Chemical biomarker analyses

Chlorophyll a was measured spectrophotometrically (Hewlett-Packard photo-diode array, model 8453) using EPA method 446 and Lorenzen’s spectrophotometric equations28,29. Copepod and particulate lignin analyses were performed using CuO oxidation as in Hedges & Ertel30 with modifications outlined in Spencer et al.31 and Hernes et al.32. Briefly, samples were oxidized in 8% NaOH in the presence of excess CuO at 155 °C followed by acidification and ethyl acetate extraction. The extracted fraction was dried under a gentle stream of ultrapure nitrogen and trimethylsilyl derivitized with bis(trimethylsilyl)trifluoroacetamide (BSTFA) after redissolution in pyridine. Lignin phenols were separated using an Agilent 6890 gas chromatograph fitted with a DB5-MS capillary column (30 m, 0.25 mm inner diameter, J&W Scientific) and attached to an Agilent 5975 mass selective detector. Quantification was achieved using selective ion monitoring, standardization to an internal standard (cinnamic acid), and a five point calibration scheme of Hernes et al.33. Samples were blank-corrected due to trace lignin in reagents.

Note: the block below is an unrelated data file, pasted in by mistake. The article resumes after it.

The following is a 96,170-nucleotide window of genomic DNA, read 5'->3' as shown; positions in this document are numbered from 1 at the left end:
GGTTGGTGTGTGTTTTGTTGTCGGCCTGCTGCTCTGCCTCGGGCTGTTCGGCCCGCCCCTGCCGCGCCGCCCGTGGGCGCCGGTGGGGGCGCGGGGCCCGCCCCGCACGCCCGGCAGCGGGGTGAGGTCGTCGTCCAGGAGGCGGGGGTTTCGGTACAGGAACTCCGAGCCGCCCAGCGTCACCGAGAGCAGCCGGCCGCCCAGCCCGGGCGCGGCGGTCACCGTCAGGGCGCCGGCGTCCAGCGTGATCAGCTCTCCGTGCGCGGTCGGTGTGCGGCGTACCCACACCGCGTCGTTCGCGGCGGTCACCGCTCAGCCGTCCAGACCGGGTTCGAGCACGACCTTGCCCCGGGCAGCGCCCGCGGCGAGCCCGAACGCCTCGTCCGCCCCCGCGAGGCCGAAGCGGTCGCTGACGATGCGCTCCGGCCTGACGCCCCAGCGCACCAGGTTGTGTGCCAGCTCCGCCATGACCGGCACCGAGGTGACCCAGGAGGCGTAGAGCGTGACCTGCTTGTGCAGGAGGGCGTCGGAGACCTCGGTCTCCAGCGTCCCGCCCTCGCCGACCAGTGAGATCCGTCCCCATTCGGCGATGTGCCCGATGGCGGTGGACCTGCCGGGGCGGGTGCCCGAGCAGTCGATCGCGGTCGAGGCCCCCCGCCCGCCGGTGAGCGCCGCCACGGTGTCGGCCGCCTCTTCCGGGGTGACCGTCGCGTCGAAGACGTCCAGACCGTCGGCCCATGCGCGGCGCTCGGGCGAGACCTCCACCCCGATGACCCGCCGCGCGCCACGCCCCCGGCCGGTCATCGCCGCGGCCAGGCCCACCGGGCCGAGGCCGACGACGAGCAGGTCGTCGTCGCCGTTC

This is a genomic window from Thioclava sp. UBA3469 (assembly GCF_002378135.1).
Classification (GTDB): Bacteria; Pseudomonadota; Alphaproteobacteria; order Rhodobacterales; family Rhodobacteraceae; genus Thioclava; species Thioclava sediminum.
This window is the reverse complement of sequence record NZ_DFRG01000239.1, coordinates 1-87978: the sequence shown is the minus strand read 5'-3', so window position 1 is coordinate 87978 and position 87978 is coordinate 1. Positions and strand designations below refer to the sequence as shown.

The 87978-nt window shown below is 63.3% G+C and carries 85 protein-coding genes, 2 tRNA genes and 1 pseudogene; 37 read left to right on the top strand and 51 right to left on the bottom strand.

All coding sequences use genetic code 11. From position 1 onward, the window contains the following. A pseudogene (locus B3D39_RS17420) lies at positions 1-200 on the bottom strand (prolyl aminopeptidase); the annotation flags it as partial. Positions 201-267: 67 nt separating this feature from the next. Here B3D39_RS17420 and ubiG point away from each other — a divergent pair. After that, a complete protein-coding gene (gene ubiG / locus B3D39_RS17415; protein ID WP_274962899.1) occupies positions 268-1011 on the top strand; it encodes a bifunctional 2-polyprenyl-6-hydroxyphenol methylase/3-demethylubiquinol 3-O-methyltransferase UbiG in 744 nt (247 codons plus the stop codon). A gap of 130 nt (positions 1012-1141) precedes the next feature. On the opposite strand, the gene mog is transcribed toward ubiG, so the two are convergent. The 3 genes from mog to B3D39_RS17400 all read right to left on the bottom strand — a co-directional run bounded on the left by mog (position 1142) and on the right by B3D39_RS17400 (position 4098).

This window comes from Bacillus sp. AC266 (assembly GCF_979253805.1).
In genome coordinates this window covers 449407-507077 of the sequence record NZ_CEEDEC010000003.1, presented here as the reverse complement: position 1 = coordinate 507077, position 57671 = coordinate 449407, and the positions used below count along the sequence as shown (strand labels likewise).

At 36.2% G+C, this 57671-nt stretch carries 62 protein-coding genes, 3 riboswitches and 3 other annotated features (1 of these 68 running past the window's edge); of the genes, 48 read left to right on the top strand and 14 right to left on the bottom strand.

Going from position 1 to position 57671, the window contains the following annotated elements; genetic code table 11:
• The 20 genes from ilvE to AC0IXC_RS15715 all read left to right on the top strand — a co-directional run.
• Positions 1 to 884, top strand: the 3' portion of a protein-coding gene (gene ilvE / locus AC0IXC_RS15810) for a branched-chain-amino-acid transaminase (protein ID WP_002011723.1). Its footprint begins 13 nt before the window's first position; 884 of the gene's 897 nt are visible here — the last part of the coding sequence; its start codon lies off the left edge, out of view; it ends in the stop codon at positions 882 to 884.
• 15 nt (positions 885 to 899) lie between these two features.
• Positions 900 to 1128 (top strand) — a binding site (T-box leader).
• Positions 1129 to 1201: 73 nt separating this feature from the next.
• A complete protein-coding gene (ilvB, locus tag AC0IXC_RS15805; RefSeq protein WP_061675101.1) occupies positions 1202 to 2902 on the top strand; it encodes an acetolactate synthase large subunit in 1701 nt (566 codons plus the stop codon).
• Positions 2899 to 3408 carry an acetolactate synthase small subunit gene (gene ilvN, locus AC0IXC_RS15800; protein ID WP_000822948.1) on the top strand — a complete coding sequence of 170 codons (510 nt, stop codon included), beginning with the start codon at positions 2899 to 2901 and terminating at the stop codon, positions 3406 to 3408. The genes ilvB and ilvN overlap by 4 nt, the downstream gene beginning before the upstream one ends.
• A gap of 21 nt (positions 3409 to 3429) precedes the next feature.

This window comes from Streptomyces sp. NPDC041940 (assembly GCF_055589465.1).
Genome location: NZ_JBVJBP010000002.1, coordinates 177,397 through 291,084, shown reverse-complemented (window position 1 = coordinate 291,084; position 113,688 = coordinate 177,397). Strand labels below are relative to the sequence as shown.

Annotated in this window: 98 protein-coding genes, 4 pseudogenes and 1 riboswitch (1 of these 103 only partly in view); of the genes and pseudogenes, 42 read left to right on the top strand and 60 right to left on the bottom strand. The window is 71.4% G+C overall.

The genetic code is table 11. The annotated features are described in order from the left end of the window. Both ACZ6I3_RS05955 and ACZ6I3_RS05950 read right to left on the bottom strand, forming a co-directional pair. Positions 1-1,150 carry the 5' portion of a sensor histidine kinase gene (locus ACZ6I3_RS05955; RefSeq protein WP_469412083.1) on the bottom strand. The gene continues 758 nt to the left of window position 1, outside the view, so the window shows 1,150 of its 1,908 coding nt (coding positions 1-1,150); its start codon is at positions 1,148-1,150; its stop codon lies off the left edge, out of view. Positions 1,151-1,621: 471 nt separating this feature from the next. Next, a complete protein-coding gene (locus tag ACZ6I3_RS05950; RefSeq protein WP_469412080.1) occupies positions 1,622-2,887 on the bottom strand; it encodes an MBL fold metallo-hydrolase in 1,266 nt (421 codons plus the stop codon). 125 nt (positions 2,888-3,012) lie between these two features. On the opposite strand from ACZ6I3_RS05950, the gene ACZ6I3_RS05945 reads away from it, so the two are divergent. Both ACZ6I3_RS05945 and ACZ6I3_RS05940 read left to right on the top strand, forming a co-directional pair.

Metagenomic analysis

Genomic DNA (gDNA) was extracted from each copepod and filtered particulates (one quarter of each filter) using a plant DNA extraction kit (NucleoSpin Plant II, Macherey-Nagel) according to the manufacturer’s protocol. Copepod gDNA was pooled and concentrated by ethanol precipitation34.